While the details are still hazy, some sources are reporting that M23 rebels have captured Goma, home to United Nations peacekeepers currently deployed in the DRC. With “the heaviest fighting in Eastern Congo” since a 2008 rebel offensive in the same region, the rapidly escalating violence has been lost amidst today’s coverage of the crisis in Gaza.
Jason Stearns, an expert on the Congo, author of the acclaimed Dancing in the Glory of Monsters, has been following the story full-time. On his highly recommended blog, Congo Siasa, he writes: “It would appear that we are heading toward the end of ceasefire,” noting the devolving agreement between the M23 rebels and the Congolese army.
The latest news from the ground has left many to speculate on the intentions (and consequences) of the latest rebel advance. Phil Moore, a photographer who works in the area, tweeted about the conditions on the ground after previous weeks of fighting:
A few civilians pick through Kanyarucinya, with M23 around. Collecting firewood from the frames of what were their houses yesterday.
More to come… if anyone is listening.
In keeping with the “we don’t negotiate with terrorists” argument, most countries have a non-engagement policy with pirates: paying a ransom is seen to incentivize the illegal activity — to give rise to a new wave of open-sea scoundrels eager to exploit the lucrative shadow world of transnational crime. But as the tactics used by the private sector are incompatible with the strategy taken by states, pirates are left to exploit the middle ground.
An interesting Atlantic piece published today analyzes the failure of then-British Foreign Secretary Selwyn Loyd to foresee the failings of British “empire” and the African independence movement throughout the 1960s and 70s. More important than the colloquial and racial undertones in Loyd’s analysis, is a lesson of punditry, political-prognostication and the bias of the present. In the words of the author:
“Within only a few years of this memo, both Britain and the Africa were dramatically changed, and the assumptions Loyd shared with the power structure around him had become obsolete. History can shock itself like this. Just a few years from now, the idea that China and India would become superpowers — or that multilateral institutions like NATO or the UN would maintain their primacy, or that most of Europe would remain pluralistic and democratic — could similarly read like quaint reminders of the arrogance or credulousness of an earlier age. And by 2060, they could seem like hopelessly deluded relics of a vanished world.”
More than two years ago, I spent six months studying piracy off the coast of Somalia. The problem then, as it is today, is that piracy is one of the most trying “tragedy of the commons” challenges facing the east coast of Africa’s horn and the Gulf of Aden.
This most trafficked shipping way has been the target of significant pirate activity over the past decade, growing steadily since the collapse of the Somali state in the early 1990s –most will know this only by reference to the US’ Blackhawk Down fiasco.
But as government order broke down and the international waterways were soon poached by hungry foreign fishing vessels, Somali fisherman became desperate. If their livelihoods were being erased by boats flying foreign flags, the Somalis would police the waters themselves–exacting tariffs and taxes from any boat they could.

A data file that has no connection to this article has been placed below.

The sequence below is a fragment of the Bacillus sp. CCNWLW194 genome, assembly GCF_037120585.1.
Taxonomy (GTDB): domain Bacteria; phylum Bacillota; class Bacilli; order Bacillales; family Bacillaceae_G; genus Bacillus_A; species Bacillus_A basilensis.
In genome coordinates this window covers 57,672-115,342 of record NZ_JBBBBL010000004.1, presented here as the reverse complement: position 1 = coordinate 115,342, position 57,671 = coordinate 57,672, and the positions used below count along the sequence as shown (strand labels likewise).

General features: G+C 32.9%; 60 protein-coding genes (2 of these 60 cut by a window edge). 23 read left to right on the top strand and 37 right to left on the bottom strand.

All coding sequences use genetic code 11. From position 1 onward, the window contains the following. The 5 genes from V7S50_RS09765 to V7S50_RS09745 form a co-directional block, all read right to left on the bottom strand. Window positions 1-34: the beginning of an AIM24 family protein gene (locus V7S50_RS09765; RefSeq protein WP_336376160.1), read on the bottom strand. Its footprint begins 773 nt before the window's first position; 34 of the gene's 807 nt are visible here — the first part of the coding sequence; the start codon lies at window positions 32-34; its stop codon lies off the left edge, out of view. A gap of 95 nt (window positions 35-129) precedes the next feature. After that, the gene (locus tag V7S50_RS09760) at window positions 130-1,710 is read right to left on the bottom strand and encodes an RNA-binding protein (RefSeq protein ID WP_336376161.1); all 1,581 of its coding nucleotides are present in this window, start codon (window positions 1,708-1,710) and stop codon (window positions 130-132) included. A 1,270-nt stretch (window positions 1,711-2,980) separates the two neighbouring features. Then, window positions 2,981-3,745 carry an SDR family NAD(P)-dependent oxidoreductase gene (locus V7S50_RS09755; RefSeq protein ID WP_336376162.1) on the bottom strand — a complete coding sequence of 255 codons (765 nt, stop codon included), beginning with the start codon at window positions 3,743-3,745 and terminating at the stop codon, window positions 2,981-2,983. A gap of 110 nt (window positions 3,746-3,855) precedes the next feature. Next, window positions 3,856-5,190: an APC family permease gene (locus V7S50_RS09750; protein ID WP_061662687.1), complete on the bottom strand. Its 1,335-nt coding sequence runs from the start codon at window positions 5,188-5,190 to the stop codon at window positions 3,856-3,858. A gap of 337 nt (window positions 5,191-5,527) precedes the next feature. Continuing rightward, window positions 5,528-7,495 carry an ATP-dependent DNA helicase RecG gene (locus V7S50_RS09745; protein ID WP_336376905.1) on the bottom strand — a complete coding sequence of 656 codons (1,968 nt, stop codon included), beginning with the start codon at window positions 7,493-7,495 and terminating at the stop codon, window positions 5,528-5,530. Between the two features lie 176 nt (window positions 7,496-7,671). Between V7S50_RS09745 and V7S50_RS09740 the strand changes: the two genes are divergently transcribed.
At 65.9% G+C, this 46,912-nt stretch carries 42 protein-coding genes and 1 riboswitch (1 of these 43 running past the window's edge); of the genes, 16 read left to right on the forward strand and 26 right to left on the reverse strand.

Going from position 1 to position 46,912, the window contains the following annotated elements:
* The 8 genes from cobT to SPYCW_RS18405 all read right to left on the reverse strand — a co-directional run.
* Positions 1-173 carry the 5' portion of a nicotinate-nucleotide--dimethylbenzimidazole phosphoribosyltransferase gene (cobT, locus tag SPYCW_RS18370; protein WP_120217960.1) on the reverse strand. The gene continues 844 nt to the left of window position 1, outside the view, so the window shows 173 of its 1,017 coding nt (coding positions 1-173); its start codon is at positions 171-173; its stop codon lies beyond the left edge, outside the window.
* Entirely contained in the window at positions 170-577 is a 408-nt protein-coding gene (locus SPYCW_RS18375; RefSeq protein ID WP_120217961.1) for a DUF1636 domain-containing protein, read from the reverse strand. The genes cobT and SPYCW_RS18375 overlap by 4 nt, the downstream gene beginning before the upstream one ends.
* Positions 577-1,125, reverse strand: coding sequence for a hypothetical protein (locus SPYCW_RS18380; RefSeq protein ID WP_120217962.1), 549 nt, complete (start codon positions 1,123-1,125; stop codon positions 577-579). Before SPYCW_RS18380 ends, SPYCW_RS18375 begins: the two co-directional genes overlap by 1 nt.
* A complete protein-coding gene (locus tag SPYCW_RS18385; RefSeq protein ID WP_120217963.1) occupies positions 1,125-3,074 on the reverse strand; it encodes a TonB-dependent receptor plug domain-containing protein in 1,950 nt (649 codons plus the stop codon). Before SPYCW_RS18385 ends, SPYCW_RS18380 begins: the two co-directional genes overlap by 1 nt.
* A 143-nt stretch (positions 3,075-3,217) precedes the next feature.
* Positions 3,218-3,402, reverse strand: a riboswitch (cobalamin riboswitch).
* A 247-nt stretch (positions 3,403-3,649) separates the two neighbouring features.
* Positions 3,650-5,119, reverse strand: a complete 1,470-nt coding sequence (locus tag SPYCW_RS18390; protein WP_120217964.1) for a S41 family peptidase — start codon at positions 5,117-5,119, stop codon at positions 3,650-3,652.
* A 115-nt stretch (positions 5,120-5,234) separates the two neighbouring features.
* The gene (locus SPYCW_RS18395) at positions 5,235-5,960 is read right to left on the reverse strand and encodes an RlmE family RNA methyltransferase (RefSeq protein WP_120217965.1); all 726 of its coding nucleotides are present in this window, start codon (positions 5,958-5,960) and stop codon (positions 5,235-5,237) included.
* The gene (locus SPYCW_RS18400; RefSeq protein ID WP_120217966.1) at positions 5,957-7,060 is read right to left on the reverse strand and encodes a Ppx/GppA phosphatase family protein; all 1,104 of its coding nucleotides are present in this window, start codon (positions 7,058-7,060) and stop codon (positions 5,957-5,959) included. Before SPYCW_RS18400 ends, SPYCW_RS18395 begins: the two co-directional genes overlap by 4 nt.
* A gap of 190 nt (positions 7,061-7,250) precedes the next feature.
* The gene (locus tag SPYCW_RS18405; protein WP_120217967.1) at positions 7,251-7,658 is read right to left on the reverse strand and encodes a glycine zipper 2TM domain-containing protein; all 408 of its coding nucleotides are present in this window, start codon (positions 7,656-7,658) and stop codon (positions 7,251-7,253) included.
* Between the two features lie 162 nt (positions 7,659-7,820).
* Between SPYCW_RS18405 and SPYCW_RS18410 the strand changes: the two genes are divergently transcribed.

This gave rise to the Somali Marines, a group now considered to be the first–and perhaps strongest– of the pirate gangs. Time has splintered this group further, and the influence of foreign military engagement in Somalia (Ethiopia in 2006, for example) has polarized a number of groups against other political factions and, in the case of Al Shabaab, towards an extremist ideology akin to Al Qaeda.
What becomes clearer, however, is that the scourge of piracy (and it’s continued growth) is not solely a consequence of politics and insecurity, but a function of economic collapse, opportunism, and recognition that the interest of states, local communities and the private sector (the companies whose staffs and stowage are targeted) might be to eliminate piracy, even when their proposed solutions often make the problem of piracy worse.
More to follow.
Over the past few weeks, I’ve been looking at the changing footprint of American forces in the Horn of Africa. The piece, hopefully completed by the end of the month, will tackle questions of Africom’s [Africa Command] future (a topic oft-ignored in the discussion of Obama’s drone warfare in a increasingly hostile Middle East) and how the fight against terrorist cells across North Africa and the Middle East has become the administration’s “catch-22” moment.
However, a story published on the front page of The New York Times today highlights the role private contractors —clandestinely— are playing in the Horn of Africa, and in particular the fight against piracy in the sea of Aden. While the reporting hints at the now-unveiled nefariousness of private security firm called Saracen, whose reputation is sullied further through ties to Blackwater-mogul Erik Prince, one of the more telling conclusions should be the lack of oversight —whether the actions undertaken are those of private contractors of governments alike.
A writer's integrity serves as both flak jacket and silver bullet. Without it, what's left?
It is this hopelessness of inequality —the acquiescence to classism— that debate ends all together